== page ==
CthulhuMUD also has sanity rules. If you fight truly horrific creatures, your character will tend to become less stable, and will begin to run away on his own, or freeze and shake with fear. Eventually you can even lose the character to low sanity. Sanity, unlike hit points, is very expensive to restore. Few skills bring it back, therapists are error-prone and very expensive, and it doesn't come back on its own over time. This also adds to the creepy feeling of being surrounded by lethal horrors (some of them other players!) in a tremendously unfriendly cosmos.
And finally, CthulhuMUD has debating, a sort of nonlethal combat conducted for experience and skill points with NPCs like professors who might reasonably be able to debate. I'll explain that in more detail, though, in a few weeks, when I discuss noncombat competitions in MUDs.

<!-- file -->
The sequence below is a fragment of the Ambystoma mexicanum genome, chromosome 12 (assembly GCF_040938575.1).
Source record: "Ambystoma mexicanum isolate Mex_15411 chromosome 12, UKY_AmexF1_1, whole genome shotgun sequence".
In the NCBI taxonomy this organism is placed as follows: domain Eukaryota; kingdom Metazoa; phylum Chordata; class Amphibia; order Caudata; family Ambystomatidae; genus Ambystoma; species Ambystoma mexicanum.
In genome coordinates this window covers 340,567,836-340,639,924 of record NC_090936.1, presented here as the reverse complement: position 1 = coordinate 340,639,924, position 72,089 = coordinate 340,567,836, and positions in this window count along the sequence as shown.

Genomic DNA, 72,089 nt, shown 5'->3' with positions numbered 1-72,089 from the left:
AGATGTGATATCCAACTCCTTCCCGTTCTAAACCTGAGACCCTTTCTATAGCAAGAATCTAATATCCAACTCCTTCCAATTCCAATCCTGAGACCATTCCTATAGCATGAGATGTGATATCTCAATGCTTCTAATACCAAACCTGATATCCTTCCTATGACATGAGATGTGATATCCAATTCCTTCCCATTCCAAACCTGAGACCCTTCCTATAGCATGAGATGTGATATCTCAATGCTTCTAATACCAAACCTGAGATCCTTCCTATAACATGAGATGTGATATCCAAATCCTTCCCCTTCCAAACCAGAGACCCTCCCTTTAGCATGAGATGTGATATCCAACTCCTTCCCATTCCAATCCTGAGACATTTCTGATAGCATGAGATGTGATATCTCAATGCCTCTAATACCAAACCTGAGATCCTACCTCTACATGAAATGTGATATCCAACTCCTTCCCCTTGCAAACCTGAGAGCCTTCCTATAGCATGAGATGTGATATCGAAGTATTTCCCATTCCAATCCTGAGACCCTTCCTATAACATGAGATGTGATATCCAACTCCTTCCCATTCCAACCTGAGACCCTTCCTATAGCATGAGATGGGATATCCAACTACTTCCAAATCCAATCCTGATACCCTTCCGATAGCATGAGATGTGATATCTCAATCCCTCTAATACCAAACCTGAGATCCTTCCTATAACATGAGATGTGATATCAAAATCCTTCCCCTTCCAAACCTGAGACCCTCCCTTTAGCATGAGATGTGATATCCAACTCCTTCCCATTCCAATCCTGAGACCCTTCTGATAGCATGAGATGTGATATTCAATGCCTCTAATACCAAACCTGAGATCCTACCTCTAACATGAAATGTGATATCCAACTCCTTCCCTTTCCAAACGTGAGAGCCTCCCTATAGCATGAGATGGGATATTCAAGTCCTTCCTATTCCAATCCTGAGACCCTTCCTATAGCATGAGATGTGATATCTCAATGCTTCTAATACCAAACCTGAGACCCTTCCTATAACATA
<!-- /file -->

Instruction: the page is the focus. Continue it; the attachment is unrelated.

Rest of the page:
Hey, Bob, Gimme the Usual
Now let's look at some less-innovative settings. Some MUDs will tell you that restringing a standard Diku with a different setting, like the "Smurf Village" stock zone, is innovative. It doesn't feel that way to the players, though. In general, a setting which is just a chance to kill the same old monsters with slighty different names isn't all that different.
Put it this way: you could do a Harry Potter MUD where you started by killing spiders and students of other houses, and moved on to killing big spiders and students like Ron and Hermione (and eventually professors, I suppose) from the books. But why? You've sacrificed the feel of the books entirely, and what you've produced is no different from fifty other MUDs, except for the fact that the big baddies have names like Voldemort and Dumbledore. Adding four different mage classes for the four different houses doesn't help, believe me. (I know of no MUD like this. If there is one, I'm not specifically knocking it. Your Harry Potter Diku-based MUD might be just fine for all I know. Okay?)